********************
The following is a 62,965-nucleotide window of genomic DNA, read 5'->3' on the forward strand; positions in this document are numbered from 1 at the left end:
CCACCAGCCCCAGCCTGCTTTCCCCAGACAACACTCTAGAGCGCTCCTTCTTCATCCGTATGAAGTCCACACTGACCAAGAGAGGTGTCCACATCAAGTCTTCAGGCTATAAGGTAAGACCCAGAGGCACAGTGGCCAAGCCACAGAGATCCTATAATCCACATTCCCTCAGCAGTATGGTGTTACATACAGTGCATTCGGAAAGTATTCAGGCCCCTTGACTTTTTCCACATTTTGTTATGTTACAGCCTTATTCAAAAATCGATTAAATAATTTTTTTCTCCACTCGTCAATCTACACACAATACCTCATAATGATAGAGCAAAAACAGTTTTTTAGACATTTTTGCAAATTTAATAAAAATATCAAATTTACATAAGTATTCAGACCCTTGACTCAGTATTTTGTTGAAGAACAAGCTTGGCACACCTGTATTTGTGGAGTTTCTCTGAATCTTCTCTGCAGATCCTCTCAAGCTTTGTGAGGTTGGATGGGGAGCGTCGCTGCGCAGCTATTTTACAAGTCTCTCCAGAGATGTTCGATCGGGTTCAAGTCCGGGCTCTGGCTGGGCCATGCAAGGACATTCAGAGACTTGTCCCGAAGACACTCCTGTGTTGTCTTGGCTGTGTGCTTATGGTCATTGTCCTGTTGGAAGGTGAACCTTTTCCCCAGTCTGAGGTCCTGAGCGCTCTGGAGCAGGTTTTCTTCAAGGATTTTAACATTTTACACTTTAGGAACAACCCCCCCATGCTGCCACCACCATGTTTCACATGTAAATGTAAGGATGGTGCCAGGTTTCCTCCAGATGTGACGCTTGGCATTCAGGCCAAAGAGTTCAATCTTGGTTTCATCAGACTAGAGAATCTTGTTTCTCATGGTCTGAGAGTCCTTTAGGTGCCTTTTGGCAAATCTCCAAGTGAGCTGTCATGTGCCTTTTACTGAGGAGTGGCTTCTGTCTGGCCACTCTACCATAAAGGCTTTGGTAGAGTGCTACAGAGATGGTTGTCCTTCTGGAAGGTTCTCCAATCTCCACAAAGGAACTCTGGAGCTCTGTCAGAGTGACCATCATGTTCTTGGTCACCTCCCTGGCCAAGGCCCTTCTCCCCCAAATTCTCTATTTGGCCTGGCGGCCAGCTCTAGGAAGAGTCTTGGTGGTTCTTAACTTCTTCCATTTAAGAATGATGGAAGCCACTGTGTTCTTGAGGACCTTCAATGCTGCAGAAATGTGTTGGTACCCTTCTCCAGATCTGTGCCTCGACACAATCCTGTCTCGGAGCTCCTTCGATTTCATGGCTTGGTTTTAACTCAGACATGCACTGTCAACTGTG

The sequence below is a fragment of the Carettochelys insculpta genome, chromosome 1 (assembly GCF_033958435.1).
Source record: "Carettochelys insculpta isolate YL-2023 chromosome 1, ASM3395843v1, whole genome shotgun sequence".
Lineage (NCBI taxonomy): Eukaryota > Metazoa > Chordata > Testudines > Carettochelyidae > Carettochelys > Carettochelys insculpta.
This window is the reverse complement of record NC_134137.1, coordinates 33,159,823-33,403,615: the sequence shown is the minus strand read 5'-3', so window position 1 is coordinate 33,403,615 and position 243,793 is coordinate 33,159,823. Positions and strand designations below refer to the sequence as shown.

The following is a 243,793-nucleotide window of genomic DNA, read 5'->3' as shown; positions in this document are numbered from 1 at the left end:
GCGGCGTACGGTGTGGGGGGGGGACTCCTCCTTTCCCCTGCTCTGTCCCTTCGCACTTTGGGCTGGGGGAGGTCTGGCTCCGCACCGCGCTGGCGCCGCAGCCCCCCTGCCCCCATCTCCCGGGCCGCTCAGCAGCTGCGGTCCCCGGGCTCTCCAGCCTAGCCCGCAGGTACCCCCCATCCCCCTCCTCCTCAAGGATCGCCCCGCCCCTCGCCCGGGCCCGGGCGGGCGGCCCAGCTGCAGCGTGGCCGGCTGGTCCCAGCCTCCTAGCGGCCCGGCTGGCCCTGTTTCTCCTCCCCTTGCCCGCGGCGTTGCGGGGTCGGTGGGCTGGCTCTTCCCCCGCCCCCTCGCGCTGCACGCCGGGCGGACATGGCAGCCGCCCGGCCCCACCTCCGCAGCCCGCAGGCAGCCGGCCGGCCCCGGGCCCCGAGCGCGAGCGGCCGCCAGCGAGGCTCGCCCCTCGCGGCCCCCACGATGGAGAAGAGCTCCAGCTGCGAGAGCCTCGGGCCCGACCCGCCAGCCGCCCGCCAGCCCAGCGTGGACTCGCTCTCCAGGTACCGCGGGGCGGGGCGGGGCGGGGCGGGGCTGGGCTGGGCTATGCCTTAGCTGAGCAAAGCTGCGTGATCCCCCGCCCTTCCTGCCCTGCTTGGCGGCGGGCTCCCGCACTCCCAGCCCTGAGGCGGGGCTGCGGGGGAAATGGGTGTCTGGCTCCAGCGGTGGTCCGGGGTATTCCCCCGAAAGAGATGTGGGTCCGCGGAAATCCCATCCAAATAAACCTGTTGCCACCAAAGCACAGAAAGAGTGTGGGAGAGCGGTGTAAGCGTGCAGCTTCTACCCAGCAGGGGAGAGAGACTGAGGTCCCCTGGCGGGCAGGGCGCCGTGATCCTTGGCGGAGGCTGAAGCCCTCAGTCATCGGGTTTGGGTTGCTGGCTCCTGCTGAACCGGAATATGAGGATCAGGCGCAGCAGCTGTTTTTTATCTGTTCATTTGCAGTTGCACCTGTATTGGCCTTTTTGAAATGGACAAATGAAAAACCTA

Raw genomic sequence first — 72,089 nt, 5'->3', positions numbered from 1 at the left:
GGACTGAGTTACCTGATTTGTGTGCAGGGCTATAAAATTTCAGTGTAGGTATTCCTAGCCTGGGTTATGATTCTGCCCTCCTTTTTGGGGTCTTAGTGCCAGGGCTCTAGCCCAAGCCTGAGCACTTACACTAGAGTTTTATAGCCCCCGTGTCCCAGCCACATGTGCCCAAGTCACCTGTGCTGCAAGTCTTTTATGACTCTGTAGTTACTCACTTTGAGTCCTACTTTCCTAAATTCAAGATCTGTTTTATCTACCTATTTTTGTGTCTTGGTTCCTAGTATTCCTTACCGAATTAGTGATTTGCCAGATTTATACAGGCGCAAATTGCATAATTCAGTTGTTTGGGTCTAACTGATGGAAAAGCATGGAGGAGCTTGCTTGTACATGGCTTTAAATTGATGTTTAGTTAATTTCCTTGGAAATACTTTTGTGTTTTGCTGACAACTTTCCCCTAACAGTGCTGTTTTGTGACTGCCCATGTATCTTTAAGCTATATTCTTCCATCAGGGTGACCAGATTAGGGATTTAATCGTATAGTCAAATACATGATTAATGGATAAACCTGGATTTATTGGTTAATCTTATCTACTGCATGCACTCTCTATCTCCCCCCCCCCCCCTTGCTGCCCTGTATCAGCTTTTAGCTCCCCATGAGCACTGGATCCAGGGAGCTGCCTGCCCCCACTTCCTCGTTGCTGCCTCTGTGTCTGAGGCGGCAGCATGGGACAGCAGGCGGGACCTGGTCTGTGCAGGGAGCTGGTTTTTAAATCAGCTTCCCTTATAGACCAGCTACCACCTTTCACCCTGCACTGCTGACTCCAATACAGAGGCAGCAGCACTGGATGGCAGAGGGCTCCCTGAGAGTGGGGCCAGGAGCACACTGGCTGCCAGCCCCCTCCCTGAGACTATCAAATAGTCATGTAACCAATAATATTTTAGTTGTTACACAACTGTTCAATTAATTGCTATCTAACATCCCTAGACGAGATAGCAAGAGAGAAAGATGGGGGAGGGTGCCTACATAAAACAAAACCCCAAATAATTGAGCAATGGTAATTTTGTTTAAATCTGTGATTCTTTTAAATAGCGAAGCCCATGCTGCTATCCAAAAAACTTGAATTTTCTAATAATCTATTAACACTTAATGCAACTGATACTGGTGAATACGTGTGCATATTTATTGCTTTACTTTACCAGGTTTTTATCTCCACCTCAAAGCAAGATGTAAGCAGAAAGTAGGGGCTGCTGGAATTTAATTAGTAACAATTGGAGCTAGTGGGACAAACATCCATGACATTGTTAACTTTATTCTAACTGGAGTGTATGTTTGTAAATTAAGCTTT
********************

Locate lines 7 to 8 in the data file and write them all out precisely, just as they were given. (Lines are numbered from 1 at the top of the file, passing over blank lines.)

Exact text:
The following is a 243,793-nucleotide window of genomic DNA, read 5'->3' as shown; positions in this document are numbered from 1 at the left end:
GCGGCGTACGGTGTGGGGGGGGGACTCCTCCTTTCCCCTGCTCTGTCCCTTCGCACTTTGGGCTGGGGGAGGTCTGGCTCCGCACCGCGCTGGCGCCGCAGCCCCCCTGCCCCCATCTCCCGGGCCGCTCAGCAGCTGCGGTCCCCGGGCTCTCCAGCCTAGCCCGCAGGTACCCCCCATCCCCCTCCTCCTCAAGGATCGCCCCGCCCCTCGCCCGGGCCCGGGCGGGCGGCCCAGCTGCAGCGTGGCCGGCTGGTCCCAGCCTCCTAGCGGCCCGGCTGGCCCTGTTTCTCCTCCCCTTGCCCGCGGCGTTGCGGGGTCGGTGGGCTGGCTCTTCCCCCGCCCCCTCGCGCTGCACGCCGGGCGGACATGGCAGCCGCCCGGCCCCACCTCCGCAGCCCGCAGGCAGCCGGCCGGCCCCGGGCCCCGAGCGCGAGCGGCCGCCAGCGAGGCTCGCCCCTCGCGGCCCCCACGATGGAGAAGAGCTCCAGCTGCGAGAGCCTCGGGCCCGACCCGCCAGCCGCCCGCCAGCCCAGCGTGGACTCGCTCTCCAGGTACCGCGGGGCGGGGCGGGGCGGGGCGGGGCTGGGCTGGGCTATGCCTTAGCTGAGCAAAGCTGCGTGATCCCCCGCCCTTCCTGCCCTGCTTGGCGGCGGGCTCCCGCACTCCCAGCCCTGAGGCGGGGCTGCGGGGGAAATGGGTGTCTGGCTCCAGCGGTGGTCCGGGGTATTCCCCCGAAAGAGATGTGGGTCCGCGGAAATCCCATCCAAATAAACCTGTTGCCACCAAAGCACAGAAAGAGTGTGGGAGAGCGGTGTAAGCGTGCAGCTTCTACCCAGCAGGGGAGAGAGACTGAGGTCCCCTGGCGGGCAGGGCGCCGTGATCCTTGGCGGAGGCTGAAGCCCTCAGTCATCGGGTTTGGGTTGCTGGCTCCTGCTGAACCGGAATATGAGGATCAGGCGCAGCAGCTGTTTTTTATCTGTTCATTTGCAGTTGCACCTGTATTGGCCTTTTTGAAATGGACAAATGAAAAACCTA